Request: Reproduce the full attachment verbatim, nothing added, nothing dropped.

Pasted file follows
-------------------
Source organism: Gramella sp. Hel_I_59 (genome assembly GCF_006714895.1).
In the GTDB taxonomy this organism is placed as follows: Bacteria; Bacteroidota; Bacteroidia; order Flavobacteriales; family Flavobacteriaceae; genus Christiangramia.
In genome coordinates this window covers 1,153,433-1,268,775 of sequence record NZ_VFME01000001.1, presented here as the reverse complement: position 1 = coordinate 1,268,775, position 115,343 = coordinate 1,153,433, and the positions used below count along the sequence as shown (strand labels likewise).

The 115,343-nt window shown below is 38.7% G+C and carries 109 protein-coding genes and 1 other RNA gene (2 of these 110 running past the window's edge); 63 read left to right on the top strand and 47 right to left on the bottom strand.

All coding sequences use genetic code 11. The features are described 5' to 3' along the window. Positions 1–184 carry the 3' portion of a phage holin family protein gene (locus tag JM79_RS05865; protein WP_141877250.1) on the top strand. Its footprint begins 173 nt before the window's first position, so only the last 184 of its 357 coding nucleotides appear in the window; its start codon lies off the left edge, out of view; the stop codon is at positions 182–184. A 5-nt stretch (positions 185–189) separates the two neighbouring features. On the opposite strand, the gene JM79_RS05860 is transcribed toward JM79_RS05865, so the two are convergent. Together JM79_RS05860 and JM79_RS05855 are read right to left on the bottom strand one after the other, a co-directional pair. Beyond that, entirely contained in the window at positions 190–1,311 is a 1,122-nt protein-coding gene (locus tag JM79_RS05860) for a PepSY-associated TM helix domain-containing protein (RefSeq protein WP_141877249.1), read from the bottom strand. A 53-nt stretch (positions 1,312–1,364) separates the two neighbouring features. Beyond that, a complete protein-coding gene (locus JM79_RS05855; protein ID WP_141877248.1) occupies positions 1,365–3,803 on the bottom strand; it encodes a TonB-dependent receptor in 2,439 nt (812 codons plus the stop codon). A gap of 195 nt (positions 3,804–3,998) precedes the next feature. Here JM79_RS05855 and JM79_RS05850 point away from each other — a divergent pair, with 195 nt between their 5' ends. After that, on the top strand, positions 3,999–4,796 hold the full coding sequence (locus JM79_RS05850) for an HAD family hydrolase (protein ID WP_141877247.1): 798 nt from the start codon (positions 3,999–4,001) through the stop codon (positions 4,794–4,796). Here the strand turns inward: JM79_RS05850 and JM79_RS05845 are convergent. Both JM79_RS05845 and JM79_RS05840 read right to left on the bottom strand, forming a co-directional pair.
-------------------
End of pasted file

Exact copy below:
Source organism: Gramella sp. Hel_I_59 (genome assembly GCF_006714895.1).
In the GTDB taxonomy this organism is placed as follows: Bacteria; Bacteroidota; Bacteroidia; order Flavobacteriales; family Flavobacteriaceae; genus Christiangramia.
In genome coordinates this window covers 1,153,433-1,268,775 of sequence record NZ_VFME01000001.1, presented here as the reverse complement: position 1 = coordinate 1,268,775, position 115,343 = coordinate 1,153,433, and the positions used below count along the sequence as shown (strand labels likewise).

The 115,343-nt window shown below is 38.7% G+C and carries 109 protein-coding genes and 1 other RNA gene (2 of these 110 running past the window's edge); 63 read left to right on the top strand and 47 right to left on the bottom strand.

All coding sequences use genetic code 11. The features are described 5' to 3' along the window. Positions 1–184 carry the 3' portion of a phage holin family protein gene (locus tag JM79_RS05865; protein WP_141877250.1) on the top strand. Its footprint begins 173 nt before the window's first position, so only the last 184 of its 357 coding nucleotides appear in the window; its start codon lies off the left edge, out of view; the stop codon is at positions 182–184. A 5-nt stretch (positions 185–189) separates the two neighbouring features. On the opposite strand, the gene JM79_RS05860 is transcribed toward JM79_RS05865, so the two are convergent. Together JM79_RS05860 and JM79_RS05855 are read right to left on the bottom strand one after the other, a co-directional pair. Beyond that, entirely contained in the window at positions 190–1,311 is a 1,122-nt protein-coding gene (locus tag JM79_RS05860) for a PepSY-associated TM helix domain-containing protein (RefSeq protein WP_141877249.1), read from the bottom strand. A 53-nt stretch (positions 1,312–1,364) separates the two neighbouring features. Beyond that, a complete protein-coding gene (locus JM79_RS05855; protein ID WP_141877248.1) occupies positions 1,365–3,803 on the bottom strand; it encodes a TonB-dependent receptor in 2,439 nt (812 codons plus the stop codon). A gap of 195 nt (positions 3,804–3,998) precedes the next feature. Here JM79_RS05855 and JM79_RS05850 point away from each other — a divergent pair, with 195 nt between their 5' ends. After that, on the top strand, positions 3,999–4,796 hold the full coding sequence (locus JM79_RS05850) for an HAD family hydrolase (protein ID WP_141877247.1): 798 nt from the start codon (positions 3,999–4,001) through the stop codon (positions 4,794–4,796). Here the strand turns inward: JM79_RS05850 and JM79_RS05845 are convergent. Both JM79_RS05845 and JM79_RS05840 read right to left on the bottom strand, forming a co-directional pair.